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An ultrasound Doppler technique is used to improve the quality of acoustic signals. The method
and system improve the quality of the acoustic signal acquired by the microphone from the
acoustic source while simultaneously acquiring the ultrasound Doppler signal from the moving
parts of the acoustic source. Then, by analyzing the acoustic signal and the Doppler signal
according to the model, an acoustic signal with improved quality is generated. [Selected figure]
Figure 1
Method of improving the quality of a noisy acoustic signal and system for acquiring the acoustic
signal to improve the quality of the acoustic signal
The present invention relates to signal processing, and in particular to acquiring and improving
acoustic signals.
There are many applications where acoustic signals are acquired by far-field microphones, such
as hands-free mobile communications, telephone and hands-free speech recognition.
In such applications, the acquired acoustic signal often contains a large amount of noise, such as
traffic, crowds, radio, TV, wind, or other ambient noise in the environment. Noise can be an
obstacle, especially in speech recognition, when interpreting acquired acoustic signals or when
performing other processing.
Doppler technology has been used for many applications. U.S. Patent No. 6,251,077 entitled
"Method and Apparatus for Dynamic Noise Reduction for Doppler Audio Output" issued to Mo et
al. On June 26, 2001 is for adaptive noise reduction. A method of suppressing background noise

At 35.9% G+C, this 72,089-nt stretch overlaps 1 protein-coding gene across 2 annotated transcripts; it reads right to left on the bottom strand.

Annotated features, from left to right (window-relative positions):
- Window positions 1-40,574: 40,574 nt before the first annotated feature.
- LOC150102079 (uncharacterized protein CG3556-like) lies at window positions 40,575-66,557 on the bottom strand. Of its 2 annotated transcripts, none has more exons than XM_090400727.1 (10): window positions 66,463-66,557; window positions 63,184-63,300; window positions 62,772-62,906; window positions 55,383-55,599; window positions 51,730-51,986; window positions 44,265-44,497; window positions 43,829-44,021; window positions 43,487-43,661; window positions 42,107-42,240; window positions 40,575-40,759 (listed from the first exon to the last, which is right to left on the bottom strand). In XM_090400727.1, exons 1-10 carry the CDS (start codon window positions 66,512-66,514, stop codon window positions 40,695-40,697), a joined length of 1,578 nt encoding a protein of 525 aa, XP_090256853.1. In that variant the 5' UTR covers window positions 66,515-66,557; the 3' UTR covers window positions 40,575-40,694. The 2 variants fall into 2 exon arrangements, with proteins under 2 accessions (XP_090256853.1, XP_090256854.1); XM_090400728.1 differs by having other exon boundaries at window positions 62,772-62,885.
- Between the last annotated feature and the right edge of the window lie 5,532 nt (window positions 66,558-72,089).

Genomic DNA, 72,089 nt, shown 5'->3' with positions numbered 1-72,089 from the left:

of a spectral Doppler image using a low pass filter is described. US Patent No. 6,773,400 entitled
"Noninvasive transcranial Doppler ultrasound face and object recognition testing system", issued
to Njemanze on August 10, 2004, provides baseline blood flow in the cerebral arteries. A method
is described for testing a subject using face and object recognition tasks while measuring
velocity. U.S. Pat. No. 6,773,403, issued Aug. 10, 2004 to "Kim et al." Entitled "Ultra-sonic
apparatus and method for measuring the degrees of human tissue using the Doppler effects" We
describe a method of measuring the velocity of tissue components by sampling echo signals
reflected from the human body by generating a frequency distribution of data including velocity.
It is desirable to use ultrasound Doppler techniques to improve the quality of the acoustic signal.
SUMMARY OF THE INVENTION The present invention includes a Doppler ultrasound signal
generator, an acoustic signal detector, eg, a microphone, and an ultrasound signal sensor.
It is also possible to obtain both acoustic and ultrasound signals using a broadband microphone.
The ultrasound signal is higher in frequency than the nominal audio frequency range, for
example higher than 20 KHz.
In operation, a human speaker speaks while facing an acoustic detector and an ultrasonic sensor.
The detectors and sensors may be located on a desk, on a platform, or otherwise attached to, for
example, a dashboard or rearview mirror of a car. The acoustic microphone acquires an acoustic
signal generated by the speaker.
At the same time, the ultrasound generator transmits high frequency acoustic signals towards the
face of the speaker. The ultrasound signal is reflected by the area around the speaker's face, in
particular the mouth, ie the lips, the tongue and the jaws. The reflected Doppler signal is acquired
by the ultrasonic sensor. The frequency of the reflected Doppler signal is modulated by the
movement of the speaker's face, tongue, lips and mouth as the acoustic signal is generated.
Thus, the acoustic and Doppler signals are very correlated. The acquired ultrasound signal is
analyzed in conjunction with the acoustic signal to improve the quality of the acoustic signal. The
enhanced quality acoustic signal can then be further processed in a number of applications, such
as in an improved speech recognition system.
System Configuration FIG. 1 shows a system 100 that uses ultrasound signals to improve the